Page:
For Agile and XP teams who work more collaboratively there are other implications that coaches might want to think about. Implications of Conway’s Law go much deeper than comparing org charts and power structures to system architecture. Communication paths which don’t necessarily map to the official org chart are also reflected in our codebases. Going even further than that I believe the quality and frequency of communication between individuals on the same team affects the design. Team size makes a big difference to that as does approach to hiring.

Here are a few more insights and observations from our discussion around the pool. I've tried to summarize as we went off on a few tangents!

  • The XP practice of Metaphor is about synchronising the communication with the design.
  • Geert Hofstade’s work on cultural differences might be impact the quality of communication and thus the system design. For instance, in Denmark there’s a short Power-Distance.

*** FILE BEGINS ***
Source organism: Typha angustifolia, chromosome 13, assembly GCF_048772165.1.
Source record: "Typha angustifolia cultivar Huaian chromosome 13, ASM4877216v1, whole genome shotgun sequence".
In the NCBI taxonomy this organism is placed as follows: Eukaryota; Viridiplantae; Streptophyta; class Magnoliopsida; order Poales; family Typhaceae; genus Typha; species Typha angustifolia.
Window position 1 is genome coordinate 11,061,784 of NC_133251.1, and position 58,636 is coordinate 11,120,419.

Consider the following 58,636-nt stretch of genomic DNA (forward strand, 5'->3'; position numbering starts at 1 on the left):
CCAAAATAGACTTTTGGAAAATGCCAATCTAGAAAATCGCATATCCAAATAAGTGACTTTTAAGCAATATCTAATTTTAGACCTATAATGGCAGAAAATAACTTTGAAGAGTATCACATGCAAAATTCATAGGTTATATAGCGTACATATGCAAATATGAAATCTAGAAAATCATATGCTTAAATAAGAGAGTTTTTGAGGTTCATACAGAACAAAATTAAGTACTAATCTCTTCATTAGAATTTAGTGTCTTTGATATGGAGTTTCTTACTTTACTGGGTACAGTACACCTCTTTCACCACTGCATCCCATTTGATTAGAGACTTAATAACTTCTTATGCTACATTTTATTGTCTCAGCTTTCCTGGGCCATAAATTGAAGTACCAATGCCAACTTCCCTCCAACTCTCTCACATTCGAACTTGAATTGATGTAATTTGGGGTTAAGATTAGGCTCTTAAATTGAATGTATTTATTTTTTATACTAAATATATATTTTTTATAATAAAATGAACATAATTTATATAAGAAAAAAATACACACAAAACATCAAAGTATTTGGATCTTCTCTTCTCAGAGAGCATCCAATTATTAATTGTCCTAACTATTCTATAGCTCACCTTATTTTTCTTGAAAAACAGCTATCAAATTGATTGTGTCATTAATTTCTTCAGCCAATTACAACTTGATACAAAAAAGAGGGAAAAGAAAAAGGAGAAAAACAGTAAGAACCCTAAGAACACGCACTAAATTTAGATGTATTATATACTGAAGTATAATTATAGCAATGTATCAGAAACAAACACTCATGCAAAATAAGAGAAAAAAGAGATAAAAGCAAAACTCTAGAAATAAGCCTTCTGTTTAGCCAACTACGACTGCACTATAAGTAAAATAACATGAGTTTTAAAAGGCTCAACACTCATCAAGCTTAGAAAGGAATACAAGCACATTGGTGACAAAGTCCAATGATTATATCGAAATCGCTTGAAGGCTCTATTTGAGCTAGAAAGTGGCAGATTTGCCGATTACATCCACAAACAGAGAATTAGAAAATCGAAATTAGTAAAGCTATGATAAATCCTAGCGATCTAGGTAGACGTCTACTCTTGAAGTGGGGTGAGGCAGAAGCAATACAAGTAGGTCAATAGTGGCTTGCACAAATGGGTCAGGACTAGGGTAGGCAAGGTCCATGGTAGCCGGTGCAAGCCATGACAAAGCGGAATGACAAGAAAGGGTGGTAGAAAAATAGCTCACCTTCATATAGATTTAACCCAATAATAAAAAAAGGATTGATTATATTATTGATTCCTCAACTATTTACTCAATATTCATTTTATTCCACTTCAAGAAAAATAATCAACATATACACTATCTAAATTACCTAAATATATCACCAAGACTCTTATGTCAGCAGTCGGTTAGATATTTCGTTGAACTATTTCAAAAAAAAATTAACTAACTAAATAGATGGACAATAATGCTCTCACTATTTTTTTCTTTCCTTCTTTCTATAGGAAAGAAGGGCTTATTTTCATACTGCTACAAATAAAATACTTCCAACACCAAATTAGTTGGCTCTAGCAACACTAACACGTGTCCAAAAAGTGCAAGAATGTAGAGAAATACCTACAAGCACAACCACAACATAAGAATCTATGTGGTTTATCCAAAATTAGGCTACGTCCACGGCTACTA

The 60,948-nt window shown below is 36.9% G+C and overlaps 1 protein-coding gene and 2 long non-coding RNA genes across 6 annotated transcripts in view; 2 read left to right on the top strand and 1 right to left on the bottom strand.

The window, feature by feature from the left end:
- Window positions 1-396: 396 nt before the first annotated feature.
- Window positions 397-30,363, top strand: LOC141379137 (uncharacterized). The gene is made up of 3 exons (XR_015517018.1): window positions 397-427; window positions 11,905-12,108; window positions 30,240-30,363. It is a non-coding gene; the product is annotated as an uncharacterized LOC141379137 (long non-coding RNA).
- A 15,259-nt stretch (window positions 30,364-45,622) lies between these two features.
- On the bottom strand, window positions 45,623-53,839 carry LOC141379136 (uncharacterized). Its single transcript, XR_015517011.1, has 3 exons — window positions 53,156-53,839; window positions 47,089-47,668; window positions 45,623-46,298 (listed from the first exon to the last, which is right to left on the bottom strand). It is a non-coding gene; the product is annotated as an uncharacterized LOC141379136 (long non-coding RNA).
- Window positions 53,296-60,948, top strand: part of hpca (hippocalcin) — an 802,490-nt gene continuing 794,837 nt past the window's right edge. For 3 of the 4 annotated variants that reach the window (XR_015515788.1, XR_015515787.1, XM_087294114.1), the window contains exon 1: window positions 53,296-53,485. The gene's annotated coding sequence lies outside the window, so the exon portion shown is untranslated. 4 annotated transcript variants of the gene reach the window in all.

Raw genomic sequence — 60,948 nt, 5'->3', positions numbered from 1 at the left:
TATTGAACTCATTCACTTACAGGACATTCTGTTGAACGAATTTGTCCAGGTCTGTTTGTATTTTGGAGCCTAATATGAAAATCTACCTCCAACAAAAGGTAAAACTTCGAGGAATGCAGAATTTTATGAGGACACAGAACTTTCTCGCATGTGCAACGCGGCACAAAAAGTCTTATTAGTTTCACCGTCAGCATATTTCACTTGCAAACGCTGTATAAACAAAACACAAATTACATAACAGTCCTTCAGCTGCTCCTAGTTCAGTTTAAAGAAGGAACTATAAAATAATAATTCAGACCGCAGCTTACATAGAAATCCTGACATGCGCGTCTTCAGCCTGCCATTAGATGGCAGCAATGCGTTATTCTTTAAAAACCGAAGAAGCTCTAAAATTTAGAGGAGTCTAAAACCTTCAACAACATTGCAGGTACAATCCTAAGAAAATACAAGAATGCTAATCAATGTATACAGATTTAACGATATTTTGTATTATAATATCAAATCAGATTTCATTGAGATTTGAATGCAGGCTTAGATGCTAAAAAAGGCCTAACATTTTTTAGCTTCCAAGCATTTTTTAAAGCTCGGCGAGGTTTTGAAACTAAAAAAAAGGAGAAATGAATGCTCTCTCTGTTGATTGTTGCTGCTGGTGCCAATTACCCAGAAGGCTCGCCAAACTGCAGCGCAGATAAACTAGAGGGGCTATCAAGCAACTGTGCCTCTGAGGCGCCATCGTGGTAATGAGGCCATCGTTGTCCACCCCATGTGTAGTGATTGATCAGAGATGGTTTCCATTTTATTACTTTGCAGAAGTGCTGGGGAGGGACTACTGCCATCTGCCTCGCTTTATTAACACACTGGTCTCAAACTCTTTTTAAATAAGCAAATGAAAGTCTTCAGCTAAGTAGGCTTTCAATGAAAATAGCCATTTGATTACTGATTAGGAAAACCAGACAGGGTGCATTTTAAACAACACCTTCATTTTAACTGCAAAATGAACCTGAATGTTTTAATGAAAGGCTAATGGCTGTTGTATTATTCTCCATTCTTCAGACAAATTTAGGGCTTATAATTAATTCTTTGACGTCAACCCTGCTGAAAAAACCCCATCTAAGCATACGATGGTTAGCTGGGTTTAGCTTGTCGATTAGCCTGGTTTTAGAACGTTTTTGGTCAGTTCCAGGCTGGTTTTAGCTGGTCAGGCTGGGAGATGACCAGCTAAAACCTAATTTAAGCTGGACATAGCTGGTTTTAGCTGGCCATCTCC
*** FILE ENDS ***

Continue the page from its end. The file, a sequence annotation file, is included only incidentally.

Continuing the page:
• Extrovert-Introvert differences within a team might transpire in use of code comments and naming. Extroverts often talk over others and rely more on communication than introverts.
  •  The quality of communications with customers may reflect how much an organisation values and cares about system construction/design.
  • We have different tastes in design similar to liking different music styles. Rg, heavy metal, techno. Personality differences of individuals can impede communication and be reflected in software design approach taken. Some of these battles between individuals on teams cause a lot of unnecessary churn in the code. Brings up the question of whether teams should be formed of like minded individuals.
  • Where we have different native languages this can impede communication and have an impact on the design. This can be an issue where we have some members of a team who speak same native language and others who are working in a second language. Often an organization is working in official language such as English with some team members from local country and others who are migrants but may have other colleagues from their home country with whom they can have richer communication.